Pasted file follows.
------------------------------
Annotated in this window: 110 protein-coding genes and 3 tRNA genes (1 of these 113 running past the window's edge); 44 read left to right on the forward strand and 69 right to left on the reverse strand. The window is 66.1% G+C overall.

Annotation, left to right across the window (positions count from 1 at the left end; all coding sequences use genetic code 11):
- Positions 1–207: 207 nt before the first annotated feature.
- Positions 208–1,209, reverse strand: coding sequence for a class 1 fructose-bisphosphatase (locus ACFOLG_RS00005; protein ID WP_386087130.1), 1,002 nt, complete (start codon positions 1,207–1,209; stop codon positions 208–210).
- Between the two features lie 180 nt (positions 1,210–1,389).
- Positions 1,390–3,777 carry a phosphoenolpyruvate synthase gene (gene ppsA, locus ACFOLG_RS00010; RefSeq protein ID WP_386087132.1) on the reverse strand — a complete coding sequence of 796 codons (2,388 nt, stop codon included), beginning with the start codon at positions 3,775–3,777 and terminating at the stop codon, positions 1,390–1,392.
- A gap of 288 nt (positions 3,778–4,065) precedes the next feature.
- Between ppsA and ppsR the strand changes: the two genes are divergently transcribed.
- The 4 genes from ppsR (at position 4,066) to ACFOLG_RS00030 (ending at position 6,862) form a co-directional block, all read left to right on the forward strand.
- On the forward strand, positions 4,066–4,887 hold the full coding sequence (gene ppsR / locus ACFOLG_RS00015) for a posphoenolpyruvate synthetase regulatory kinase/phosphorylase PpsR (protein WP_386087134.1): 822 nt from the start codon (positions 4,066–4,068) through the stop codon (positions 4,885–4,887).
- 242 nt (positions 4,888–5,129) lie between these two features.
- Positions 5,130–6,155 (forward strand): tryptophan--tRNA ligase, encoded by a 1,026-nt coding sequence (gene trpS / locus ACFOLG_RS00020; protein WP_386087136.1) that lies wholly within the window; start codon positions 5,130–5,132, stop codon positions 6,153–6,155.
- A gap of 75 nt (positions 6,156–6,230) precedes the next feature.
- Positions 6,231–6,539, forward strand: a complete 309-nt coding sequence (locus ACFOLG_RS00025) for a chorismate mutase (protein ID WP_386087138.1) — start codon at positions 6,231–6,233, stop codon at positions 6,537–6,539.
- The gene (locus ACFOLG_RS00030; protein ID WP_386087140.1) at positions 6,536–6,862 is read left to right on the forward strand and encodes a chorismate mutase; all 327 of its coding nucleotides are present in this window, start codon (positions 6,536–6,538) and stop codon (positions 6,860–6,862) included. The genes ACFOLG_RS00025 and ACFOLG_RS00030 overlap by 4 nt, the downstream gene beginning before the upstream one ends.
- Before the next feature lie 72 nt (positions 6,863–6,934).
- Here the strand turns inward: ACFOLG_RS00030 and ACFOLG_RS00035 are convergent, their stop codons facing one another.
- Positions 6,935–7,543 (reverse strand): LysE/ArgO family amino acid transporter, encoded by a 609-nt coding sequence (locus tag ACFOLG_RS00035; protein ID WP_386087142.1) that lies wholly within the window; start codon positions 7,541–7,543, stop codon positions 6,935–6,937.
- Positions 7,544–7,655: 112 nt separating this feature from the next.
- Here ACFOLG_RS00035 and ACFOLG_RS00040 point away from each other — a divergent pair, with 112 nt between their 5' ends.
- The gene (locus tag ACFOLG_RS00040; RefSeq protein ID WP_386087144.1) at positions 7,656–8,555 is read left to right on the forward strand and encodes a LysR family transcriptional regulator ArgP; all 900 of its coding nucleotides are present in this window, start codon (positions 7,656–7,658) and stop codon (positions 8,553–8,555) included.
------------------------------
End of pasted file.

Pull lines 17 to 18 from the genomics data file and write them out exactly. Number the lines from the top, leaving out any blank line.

- Here the strand turns inward: ACFOLG_RS00030 and ACFOLG_RS00035 are convergent, their stop codons facing one another.
- Positions 6,935–7,543 (reverse strand): LysE/ArgO family amino acid transporter, encoded by a 609-nt coding sequence (locus tag ACFOLG_RS00035; protein ID WP_386087142.1) that lies wholly within the window; start codon positions 7,541–7,543, stop codon positions 6,935–6,937.